Moreover, I now work long hours in a full-time and physically taxing job, so maintaining and managing the website and publishing new material has become difficult for me.
And finally, after 18 years of writing about scams and hoaxes, I feel that it is time for me to take my fingers off the keyboard and focus on other projects and pastimes.
When I first started Hoax-Slayer, I never dreamed that I would still be working on the project all these years later or that it would become such an important part of my life. It's been a fantastic and engaging experience and one that I will always treasure.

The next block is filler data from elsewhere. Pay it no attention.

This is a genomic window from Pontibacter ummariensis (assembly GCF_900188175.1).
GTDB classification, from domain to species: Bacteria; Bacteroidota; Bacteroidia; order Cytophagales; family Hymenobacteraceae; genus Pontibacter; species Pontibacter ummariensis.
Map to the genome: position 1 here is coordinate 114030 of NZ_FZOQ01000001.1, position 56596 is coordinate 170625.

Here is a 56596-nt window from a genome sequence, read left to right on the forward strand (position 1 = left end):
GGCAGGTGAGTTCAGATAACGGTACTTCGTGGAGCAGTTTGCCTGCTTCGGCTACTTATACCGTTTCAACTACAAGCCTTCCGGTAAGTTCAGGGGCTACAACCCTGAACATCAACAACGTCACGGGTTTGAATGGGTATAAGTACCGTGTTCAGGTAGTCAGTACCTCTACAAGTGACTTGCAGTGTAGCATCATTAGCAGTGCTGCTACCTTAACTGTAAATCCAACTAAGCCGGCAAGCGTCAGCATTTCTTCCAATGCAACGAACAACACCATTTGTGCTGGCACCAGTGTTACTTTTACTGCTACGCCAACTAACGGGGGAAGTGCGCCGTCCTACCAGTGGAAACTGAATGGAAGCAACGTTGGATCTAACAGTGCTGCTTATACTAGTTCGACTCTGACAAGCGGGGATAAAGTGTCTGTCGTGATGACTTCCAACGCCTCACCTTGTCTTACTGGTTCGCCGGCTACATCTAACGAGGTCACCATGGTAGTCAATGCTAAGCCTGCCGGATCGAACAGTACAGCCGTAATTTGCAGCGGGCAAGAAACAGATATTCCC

I hope that my work over the years has helped to make the Internet a little safer and thwarted the activities of at least a few scammers and malicious pranksters.
A Big Thank YouI would also like to thank all of those wonderful people who have supported the project by sharing information from the site, contributing examples of scams and hoaxes, offering suggestions, donating funds, or helping behind the scenes.
I would especially like to thank David White for his tireless contribution to the Hoax-Slayer Facebook Page over many years. David's support has been invaluable, and I can not thank him enough.
Closing DateHoax-Slayer will still be around for a few weeks while I wind things down. The site will go offline on May 31, 2021. While I will not be publishing any new posts, you can still access existing material on the site until the date of closure.
Thank you, one and all!